Writer Zeughauser convinces the reader that idea of billable hours is on the decline. Clients begin to balk at the hourly rate as computer technology enables firms to document lawyer research time.
The greatest obstacle remaining before the billable hour is buried is the acceptance of alternative methods of charging for legal services. To a generation of lawyers firmly inculcated in the tradition of the billable hour, any other method of charging for legal services seems heretical.
The market is demanding alternatives to the billable hour that will revolutionize law firm efficiency. The risk of cost overruns resulting from the likes of associate education, partner re-tooling and excess, inefficient and inconsistent staffing should be borne by the law firm, not the client. Clients are also looking for firms to share the risk of losing, whether it be the outcome of a motion, an entire trial or the failure to close a deal. In return, clients are willing to share the benefits of winning.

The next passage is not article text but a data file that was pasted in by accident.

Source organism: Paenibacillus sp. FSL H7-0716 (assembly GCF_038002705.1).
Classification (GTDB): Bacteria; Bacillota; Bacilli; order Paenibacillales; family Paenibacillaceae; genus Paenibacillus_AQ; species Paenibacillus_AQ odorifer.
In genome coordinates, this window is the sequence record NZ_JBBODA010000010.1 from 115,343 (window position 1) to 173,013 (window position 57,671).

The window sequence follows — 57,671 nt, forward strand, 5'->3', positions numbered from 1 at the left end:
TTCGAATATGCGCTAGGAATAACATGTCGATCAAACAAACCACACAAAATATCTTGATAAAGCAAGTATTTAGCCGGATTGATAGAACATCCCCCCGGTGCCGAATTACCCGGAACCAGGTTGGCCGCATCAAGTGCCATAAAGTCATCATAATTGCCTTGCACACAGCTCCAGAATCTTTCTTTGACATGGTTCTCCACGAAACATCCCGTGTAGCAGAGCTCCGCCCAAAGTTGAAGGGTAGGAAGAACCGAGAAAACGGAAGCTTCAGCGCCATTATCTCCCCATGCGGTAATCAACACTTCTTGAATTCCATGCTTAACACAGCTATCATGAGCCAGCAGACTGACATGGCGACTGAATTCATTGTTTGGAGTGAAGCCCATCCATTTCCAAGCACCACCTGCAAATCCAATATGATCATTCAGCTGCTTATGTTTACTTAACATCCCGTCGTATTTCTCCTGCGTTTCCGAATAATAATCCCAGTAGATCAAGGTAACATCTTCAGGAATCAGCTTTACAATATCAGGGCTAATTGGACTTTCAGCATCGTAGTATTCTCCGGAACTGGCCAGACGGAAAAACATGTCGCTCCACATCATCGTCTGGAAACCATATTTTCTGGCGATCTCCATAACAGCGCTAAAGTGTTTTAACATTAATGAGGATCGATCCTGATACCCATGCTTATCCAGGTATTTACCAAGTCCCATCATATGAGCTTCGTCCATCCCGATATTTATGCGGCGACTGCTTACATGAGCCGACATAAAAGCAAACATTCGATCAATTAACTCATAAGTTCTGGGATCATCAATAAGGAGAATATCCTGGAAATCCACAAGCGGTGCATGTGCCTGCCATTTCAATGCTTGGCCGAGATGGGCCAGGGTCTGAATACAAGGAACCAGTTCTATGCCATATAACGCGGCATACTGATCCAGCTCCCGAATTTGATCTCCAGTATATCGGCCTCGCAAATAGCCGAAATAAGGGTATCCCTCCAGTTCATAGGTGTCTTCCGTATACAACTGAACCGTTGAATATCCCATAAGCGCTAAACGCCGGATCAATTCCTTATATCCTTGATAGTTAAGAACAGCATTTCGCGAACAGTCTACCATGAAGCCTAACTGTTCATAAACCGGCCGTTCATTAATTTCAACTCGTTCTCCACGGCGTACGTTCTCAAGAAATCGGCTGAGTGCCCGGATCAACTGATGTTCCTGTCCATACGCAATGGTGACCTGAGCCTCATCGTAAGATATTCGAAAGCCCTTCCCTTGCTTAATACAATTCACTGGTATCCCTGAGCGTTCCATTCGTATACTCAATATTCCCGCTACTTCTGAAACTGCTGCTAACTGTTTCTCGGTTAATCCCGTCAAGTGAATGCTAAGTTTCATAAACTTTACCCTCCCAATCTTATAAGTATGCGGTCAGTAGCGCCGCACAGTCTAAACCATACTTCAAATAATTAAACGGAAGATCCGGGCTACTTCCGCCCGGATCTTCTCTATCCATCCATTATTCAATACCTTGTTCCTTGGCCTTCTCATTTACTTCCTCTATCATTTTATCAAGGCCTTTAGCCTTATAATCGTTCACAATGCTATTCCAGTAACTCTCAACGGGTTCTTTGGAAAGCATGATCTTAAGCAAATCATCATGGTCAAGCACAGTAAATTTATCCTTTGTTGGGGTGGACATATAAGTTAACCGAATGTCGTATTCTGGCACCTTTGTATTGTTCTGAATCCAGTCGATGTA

The hourly rate may never disappear completely, but the writing on the wall is clear: It is descending to third or fouth place as the best method for determining the value of legal services and for charging for them in a hightly competitive marketplace. 2 pages